Handling multiple observers in Swift

It has been a while but I remember that when I switched from .NET to Objective-C I misses few small features that .NET, or specifically, C# had.

One of them was the as operator that allowed the safe conversion between types - it either was that type and you got a reference to it back or got null. It felt so perfect for Objective-C and the way it handles nils. But I kinda fixed that years later.

The other thing I missed was how delegates or events were handled. You added your handler to a list of handlers (usually with the use of += operator) and you were notified along with all others that “subscribed” to that event.

It was natural there that it’s quite probable that more than one object might be interested when some actions occur or some changes are made. That’s why single delegate paradigm felt so alien to me at first. That feeling continued all that time, including the transition to Swift.

Recently while extracting parts of a project to separate frameworks I added a very minimal Swift implementation for handling multiple observers in Swift.

public protocol ObserverRemoving {
    func removeAsObserver()
}

public class ObserverList<T> {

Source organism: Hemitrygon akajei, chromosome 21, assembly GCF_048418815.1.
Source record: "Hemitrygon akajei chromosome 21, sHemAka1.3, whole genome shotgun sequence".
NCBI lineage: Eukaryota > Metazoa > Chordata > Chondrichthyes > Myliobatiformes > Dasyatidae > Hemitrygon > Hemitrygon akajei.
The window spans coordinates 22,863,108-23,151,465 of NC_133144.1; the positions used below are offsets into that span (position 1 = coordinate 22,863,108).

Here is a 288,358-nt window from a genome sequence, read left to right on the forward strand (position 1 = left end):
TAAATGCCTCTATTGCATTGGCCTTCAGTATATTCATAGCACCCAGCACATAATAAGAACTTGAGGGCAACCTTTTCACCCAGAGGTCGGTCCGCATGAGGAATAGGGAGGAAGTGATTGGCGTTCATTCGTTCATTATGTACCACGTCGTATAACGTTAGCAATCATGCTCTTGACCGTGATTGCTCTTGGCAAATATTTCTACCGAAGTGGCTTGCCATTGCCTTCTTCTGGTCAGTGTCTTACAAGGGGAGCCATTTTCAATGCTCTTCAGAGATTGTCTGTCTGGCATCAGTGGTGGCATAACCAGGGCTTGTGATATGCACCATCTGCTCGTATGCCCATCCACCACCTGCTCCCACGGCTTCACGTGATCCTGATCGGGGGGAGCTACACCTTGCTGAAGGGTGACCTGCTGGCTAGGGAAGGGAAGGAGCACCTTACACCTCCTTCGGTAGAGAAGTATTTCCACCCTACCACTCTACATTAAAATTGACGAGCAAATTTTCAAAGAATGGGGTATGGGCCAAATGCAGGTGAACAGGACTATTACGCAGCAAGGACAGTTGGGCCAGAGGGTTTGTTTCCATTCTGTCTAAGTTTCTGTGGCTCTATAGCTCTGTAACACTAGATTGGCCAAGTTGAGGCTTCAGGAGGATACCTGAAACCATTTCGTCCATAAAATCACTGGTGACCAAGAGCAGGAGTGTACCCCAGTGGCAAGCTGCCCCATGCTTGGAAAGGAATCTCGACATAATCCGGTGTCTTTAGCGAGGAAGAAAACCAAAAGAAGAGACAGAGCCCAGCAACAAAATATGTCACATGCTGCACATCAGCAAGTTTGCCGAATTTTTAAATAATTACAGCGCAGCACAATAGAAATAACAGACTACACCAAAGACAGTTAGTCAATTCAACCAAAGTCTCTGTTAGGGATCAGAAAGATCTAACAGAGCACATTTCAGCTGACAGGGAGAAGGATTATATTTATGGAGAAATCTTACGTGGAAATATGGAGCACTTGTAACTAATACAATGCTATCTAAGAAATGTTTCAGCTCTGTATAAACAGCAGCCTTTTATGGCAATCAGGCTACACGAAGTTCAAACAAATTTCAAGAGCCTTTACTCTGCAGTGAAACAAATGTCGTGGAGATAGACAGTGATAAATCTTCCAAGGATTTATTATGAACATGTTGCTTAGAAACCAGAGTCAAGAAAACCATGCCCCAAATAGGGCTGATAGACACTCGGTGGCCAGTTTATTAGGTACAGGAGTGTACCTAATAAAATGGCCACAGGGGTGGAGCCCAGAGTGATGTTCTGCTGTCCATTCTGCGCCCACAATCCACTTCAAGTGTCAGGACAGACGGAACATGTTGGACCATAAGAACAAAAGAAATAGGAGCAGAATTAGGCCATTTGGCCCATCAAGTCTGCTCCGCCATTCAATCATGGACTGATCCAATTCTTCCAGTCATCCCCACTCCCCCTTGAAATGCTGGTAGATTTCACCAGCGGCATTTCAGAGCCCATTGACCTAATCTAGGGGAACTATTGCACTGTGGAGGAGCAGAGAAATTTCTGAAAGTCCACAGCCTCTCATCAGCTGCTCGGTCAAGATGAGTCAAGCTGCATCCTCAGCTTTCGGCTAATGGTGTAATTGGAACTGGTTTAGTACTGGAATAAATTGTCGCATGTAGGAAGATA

public typealias ObserverBlock = (T) -> Void

    private var observers: [UUID: ObserverBlock] = [:]

    public init() {}

    public func addObserver(_ observer: @escaping ObserverBlock) -> ObserverRemoving {
        let token = UUID()
        observers[token] = observer
        return ObserverListRemover { [weak self] in
            self?.observers.removeValue(forKey: token)
        }
    }

    public func notifyAll(_ change: T) {
        for observer in observers.values {
            observer(change)
        }
    }

    public func removeAll() {
        observers.removeAll()
    }
}

struct ObserverListRemover: ObserverRemoving {
    private let removeBlock: () -> Void

    init(removeBlock: @escaping () -> Void) {
        self.removeBlock = removeBlock
    }

    func removeAsObserver() {
        removeBlock()
    }
}

If you close all of those 31 lines in one file you could also probably make the struct fileprivate but that’s a detail. What is important is what’s publicly visible as an API.

First, you have a protocol with just one method. It’s used as a token you hang onto until you want to remove your observer. This hides the implementation details and makes it clear and easy to use (previously I used things like random typealiased Strings for tokens and believe this approach is much better).

Then you have the list class itself, where you can add your handler to observe whatever a change you’re interested in (e.g. text in a field changed or an operation in your network manager resulted in an Error and you want to log that error and possibly show some indicator in the UI). And the owner of the list can notifyAll about the event. And that’s pretty much it. Thanks to generics you can use any type you want as an object that’s sent to all the observer. And using tuples you can provide multiple such objects (e.g. let textDidChangeObservers = ObserverList<(TextField, String)>()).

These problems can, of course, be solved with reactive programming (with RxSwift or Combine) but if you don’t want to or can’t use those solutions this tiny one works just fine.

Posted on
Tagged in swift , code
Jarek Pendowski

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